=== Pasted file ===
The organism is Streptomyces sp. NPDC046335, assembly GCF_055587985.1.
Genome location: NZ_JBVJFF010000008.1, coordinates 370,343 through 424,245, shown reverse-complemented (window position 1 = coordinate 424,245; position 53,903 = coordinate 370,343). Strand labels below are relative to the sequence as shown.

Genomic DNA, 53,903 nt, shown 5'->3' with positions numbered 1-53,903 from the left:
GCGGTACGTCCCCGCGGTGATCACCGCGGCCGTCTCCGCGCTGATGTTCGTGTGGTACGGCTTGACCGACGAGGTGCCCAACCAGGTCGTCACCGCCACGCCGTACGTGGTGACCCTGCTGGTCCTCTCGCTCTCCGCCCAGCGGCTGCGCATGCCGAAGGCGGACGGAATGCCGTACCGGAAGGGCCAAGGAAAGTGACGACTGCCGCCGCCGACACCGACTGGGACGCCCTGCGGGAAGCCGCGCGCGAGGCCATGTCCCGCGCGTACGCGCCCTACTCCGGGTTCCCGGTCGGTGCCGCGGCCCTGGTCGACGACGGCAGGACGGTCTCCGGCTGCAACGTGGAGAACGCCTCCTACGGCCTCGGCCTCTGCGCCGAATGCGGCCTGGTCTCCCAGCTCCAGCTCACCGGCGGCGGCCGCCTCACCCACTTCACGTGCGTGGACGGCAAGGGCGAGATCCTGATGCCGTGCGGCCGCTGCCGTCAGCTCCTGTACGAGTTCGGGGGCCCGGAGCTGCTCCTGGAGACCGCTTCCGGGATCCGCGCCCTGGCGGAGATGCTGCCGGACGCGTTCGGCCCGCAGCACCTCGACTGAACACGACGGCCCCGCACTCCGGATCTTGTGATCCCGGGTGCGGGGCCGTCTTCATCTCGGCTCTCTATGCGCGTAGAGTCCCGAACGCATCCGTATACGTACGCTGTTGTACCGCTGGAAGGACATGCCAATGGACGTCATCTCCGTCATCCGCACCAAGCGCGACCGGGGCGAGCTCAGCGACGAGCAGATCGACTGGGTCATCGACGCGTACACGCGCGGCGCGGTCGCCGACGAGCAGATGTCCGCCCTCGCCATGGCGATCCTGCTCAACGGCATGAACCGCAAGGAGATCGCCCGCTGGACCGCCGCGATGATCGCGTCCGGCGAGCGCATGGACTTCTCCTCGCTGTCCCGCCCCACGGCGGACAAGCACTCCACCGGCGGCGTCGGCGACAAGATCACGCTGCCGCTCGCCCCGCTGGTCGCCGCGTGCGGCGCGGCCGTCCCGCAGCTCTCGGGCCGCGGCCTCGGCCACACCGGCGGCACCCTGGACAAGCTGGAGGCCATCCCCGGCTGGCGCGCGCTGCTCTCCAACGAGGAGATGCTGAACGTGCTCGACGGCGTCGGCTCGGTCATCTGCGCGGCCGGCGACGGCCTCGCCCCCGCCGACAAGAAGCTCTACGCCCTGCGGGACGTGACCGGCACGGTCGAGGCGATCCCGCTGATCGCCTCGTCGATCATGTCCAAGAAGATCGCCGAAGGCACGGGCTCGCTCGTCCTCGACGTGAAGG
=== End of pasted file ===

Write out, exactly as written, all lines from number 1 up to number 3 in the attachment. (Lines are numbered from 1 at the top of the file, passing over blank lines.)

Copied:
The organism is Streptomyces sp. NPDC046335, assembly GCF_055587985.1.
Genome location: NZ_JBVJFF010000008.1, coordinates 370,343 through 424,245, shown reverse-complemented (window position 1 = coordinate 424,245; position 53,903 = coordinate 370,343). Strand labels below are relative to the sequence as shown.

Genomic DNA, 53,903 nt, shown 5'->3' with positions numbered 1-53,903 from the left: